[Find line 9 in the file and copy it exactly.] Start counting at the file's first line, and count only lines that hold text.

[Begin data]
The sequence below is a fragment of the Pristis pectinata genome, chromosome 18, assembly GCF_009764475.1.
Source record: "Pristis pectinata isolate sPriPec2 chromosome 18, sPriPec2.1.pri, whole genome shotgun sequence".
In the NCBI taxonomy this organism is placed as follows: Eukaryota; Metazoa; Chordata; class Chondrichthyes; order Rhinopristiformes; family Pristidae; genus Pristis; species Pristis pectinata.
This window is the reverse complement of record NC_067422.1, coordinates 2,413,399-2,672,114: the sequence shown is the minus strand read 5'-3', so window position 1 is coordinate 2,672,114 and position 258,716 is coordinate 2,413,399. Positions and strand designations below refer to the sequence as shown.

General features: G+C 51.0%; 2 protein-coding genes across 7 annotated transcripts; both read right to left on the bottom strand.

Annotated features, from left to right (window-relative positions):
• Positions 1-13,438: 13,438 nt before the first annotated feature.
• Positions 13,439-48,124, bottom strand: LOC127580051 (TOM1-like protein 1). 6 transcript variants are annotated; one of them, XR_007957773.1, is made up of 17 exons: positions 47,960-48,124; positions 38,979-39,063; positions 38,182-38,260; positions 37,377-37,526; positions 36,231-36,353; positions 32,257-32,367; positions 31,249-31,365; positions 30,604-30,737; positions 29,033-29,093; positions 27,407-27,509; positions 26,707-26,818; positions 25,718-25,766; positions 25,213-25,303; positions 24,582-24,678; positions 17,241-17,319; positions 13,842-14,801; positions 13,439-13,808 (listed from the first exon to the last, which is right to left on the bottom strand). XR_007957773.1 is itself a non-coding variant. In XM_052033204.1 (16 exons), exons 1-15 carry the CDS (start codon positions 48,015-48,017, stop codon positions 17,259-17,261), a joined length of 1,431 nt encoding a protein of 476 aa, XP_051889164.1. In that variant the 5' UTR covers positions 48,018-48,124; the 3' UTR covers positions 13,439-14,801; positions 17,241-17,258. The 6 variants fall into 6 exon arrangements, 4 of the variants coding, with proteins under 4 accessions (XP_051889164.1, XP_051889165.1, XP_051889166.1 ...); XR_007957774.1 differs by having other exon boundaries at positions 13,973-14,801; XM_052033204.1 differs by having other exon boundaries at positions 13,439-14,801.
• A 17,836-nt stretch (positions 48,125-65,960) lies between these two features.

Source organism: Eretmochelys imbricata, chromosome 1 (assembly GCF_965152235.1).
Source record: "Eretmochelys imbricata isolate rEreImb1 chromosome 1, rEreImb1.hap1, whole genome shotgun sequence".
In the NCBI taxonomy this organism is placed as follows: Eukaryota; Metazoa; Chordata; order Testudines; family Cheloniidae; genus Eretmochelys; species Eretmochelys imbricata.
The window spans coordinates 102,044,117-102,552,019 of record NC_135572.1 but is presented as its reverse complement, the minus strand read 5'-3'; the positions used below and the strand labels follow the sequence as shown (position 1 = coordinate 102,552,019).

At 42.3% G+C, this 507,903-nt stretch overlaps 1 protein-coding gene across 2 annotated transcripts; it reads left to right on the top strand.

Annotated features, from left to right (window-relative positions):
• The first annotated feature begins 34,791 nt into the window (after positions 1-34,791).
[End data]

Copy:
• A 17,836-nt stretch (positions 48,125-65,960) lies between these two features.